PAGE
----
Artists take another shot at Stability, Midjourney in updated copyright lawsuit

AI (artificial intelligence) letters and a thumbnail of a robot hand in this illustration taken June 23, 2023. REUTERS/Dado Ruvic/Illustration/File Photo Acquire Licensing Rights

  • The judge found flaws in some of the artists’ arguments in the proposed class action
  • Amended complaint adds new artist plaintiffs, allegations

Nov 30 (Reuters) – A group of visual artists has filed an amended copyright lawsuit against Stability AI, Midjourney and other companies for allegedly misusing their work to train generative artificial intelligence systems.

U.S. District Judge William Orrick dismissed parts of the lawsuit last month, but gave the original plaintiffs permission to restate their claims in a new complaint. Their amended lawsuit, filed Wednesday, adds seven new artists to the proposed class action against Stability, Midjourney, DeviantArt and new defendant Runway AI, as well as more details about the alleged infringement.

Representatives for the companies did not immediately respond to requests for comment Thursday.

Illustrators Sarah Andersen, Kelly McKernan and Carla Ortiz initially sued the companies in January, in one of the first of several lawsuits filed by copyright owners against tech companies for allegedly using their work in AI training.

Orrick found flaws in some of the artists’ arguments, including that the companies’ AI output infringes their copyrights, but left intact their main claim that the AI ​​training process infringes their rights.

The plaintiffs confirmed their claims on Wednesday, now joined by artists H. Southworth, Grzegorz Rutkowski, Gregory Manchess, Gerald Brom, Jingna Zhang, Julia Kaye and Adam Ellis.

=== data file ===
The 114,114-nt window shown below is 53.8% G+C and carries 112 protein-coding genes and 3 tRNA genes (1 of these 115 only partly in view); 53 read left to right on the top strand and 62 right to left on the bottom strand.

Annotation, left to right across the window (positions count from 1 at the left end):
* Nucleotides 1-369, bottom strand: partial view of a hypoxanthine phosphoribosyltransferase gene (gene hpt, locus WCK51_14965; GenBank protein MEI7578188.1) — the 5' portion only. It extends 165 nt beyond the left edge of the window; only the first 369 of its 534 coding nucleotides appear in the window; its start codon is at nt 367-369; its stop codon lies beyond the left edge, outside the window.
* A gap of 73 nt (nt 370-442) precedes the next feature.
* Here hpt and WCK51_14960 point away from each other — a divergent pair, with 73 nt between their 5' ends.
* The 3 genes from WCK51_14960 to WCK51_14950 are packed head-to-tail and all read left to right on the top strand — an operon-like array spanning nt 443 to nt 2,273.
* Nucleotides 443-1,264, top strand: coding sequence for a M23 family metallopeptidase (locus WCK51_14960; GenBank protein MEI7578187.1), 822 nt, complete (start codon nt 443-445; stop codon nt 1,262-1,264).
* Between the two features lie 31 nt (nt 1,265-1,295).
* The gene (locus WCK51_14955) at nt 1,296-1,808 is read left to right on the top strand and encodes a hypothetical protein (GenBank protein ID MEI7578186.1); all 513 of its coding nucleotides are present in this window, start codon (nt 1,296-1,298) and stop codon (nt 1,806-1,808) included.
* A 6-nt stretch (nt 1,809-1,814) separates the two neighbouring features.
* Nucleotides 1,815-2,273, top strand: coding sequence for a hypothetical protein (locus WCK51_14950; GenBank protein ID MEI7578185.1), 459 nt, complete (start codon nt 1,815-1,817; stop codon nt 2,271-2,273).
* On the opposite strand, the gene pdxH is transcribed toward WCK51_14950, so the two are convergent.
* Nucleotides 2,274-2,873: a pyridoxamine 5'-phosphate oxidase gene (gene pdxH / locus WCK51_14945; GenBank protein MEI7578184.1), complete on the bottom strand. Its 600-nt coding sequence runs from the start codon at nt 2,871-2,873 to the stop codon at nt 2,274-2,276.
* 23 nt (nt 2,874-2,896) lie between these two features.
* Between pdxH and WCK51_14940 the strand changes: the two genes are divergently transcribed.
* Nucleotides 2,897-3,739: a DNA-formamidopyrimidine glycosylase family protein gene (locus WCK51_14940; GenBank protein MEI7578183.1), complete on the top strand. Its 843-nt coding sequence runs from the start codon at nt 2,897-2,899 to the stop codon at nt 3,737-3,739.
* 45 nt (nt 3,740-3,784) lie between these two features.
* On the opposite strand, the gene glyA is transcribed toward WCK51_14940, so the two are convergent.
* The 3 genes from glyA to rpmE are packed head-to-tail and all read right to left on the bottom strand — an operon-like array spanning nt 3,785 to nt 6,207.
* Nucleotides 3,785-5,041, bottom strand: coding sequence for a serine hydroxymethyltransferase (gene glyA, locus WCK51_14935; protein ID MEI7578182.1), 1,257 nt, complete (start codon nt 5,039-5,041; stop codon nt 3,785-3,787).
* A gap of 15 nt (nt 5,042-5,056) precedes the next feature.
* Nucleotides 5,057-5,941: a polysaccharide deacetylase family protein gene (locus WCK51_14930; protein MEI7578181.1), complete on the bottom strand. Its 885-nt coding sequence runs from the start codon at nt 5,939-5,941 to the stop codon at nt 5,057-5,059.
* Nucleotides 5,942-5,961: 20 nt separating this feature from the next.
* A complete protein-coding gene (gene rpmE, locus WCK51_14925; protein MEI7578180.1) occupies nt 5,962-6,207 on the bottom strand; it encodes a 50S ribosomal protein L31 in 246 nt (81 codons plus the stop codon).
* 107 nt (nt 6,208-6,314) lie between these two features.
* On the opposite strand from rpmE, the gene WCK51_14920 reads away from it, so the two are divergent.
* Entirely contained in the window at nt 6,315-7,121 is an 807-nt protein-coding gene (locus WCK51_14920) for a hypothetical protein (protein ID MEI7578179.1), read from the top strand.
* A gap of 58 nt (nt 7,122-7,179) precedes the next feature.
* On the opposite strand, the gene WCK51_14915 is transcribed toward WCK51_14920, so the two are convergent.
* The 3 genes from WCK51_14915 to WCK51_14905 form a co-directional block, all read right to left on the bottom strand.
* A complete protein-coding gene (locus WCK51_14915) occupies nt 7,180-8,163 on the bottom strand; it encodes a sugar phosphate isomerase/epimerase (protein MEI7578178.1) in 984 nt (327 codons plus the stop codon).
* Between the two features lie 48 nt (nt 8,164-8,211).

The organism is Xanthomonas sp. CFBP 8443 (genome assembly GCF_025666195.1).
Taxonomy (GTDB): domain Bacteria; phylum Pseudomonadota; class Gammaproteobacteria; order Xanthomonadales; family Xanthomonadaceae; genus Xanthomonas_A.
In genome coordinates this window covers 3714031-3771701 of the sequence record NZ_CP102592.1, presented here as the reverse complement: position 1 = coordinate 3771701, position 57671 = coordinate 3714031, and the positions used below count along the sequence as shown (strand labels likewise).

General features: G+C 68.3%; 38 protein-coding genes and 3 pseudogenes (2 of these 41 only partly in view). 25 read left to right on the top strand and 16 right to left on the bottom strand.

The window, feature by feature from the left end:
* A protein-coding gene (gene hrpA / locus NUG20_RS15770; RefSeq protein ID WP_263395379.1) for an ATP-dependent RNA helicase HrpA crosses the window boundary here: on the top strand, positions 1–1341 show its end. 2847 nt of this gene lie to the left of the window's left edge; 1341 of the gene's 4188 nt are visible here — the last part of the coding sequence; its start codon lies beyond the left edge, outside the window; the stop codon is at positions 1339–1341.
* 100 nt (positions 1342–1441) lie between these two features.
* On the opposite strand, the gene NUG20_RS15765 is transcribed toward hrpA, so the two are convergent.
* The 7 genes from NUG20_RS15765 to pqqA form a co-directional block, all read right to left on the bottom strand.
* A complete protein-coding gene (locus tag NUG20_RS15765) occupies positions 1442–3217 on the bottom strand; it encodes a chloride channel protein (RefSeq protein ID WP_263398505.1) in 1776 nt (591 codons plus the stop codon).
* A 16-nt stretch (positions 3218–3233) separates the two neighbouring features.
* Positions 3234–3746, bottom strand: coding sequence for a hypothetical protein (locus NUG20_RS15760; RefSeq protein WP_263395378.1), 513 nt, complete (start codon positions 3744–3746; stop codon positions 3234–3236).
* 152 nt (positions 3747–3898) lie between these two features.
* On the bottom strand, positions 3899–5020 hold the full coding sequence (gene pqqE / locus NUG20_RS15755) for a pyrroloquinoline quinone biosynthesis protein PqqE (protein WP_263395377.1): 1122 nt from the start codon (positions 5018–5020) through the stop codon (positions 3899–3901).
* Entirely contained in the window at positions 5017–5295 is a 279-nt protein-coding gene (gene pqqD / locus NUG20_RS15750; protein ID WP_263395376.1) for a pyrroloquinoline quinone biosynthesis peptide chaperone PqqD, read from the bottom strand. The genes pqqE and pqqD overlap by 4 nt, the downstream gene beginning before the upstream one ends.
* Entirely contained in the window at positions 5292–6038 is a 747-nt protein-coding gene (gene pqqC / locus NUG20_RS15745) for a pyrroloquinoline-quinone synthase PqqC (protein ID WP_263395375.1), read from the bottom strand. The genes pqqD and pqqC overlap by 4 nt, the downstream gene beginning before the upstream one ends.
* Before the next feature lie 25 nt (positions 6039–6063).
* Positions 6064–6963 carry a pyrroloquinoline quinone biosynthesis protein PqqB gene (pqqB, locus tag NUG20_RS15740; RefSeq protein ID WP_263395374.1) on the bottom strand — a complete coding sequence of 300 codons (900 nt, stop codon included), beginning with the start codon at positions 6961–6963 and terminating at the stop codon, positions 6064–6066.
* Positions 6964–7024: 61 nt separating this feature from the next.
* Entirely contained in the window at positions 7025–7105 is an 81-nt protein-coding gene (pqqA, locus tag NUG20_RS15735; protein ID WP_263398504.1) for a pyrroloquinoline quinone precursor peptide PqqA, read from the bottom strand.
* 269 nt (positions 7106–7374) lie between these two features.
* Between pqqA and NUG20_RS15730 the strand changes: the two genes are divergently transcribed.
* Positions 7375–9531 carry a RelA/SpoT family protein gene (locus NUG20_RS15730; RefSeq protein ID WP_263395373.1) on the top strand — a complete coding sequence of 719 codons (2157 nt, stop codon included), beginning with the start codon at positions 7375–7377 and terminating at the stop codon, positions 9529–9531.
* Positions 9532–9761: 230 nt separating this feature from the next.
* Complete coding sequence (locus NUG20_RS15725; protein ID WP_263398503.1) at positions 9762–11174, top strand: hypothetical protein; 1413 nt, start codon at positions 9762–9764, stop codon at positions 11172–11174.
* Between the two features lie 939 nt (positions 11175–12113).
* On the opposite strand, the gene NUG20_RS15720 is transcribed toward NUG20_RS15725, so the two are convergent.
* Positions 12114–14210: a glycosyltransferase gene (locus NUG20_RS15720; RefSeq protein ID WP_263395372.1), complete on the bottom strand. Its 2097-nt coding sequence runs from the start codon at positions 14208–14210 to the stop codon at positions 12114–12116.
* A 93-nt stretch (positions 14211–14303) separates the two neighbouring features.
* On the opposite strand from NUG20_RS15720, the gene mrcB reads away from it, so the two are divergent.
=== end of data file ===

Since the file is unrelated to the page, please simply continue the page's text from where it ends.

“While Defendants like to describe their AI imaging products in lofty terms, the reality is dirtier and nastier,” the artists said. “Artificial intelligence imaging products are primarily valued as copyright launderers, promising clients the benefits of art without the artists’ costs.”

Visual artists said the systems created art in their style when their names were used as prompts, and that users created works that were “indistinguishable” from theirs.

“Recently, plaintiff Kelly McKernan was surprised to find that the top internet search result for their name is now an AI-generated image made with Midjourney, suggested with Max’s name. McKernan,” the complaint states. “Without intervention, this is the bleak future that awaits many other artists.”

The artists also added new claims that Midjourney violated their rights under federal trademark law by promoting a list of more than 4,700 artist names, including some of their own, to use as prompts with its system.

The case is Andersen v. Stability AI, U.S. District Court for the Northern District of California, No. 3:23-cv-00201.

For the artists: Joseph Savery of the Law Office of Joseph Savery; Matthew Butterick; Brian Clark of Lockridge Greendale

For stability: Paul Schoenhardt of Fried Frank Harris Shriver & Jacobson

For Midjourney: Angela Dunning of Cleary Gottlieb Steen & Hamilton

On DeviantArt: Andy Gass of Latham & Watkins

About Runway: Attorney information not yet available

Read more:

Lawsuits accuse AI content creators of misusing copyrighted works

Judge drops artists’ copyright lawsuit against Midjourney, Stability AI

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Blake Brittain reports on intellectual property law, including patents, trademarks, copyrights and trade secrets, for Reuters Legal. He previously wrote for Bloomberg Law and Thomson Reuters Practical Law and practiced law. Contact: +12029385713

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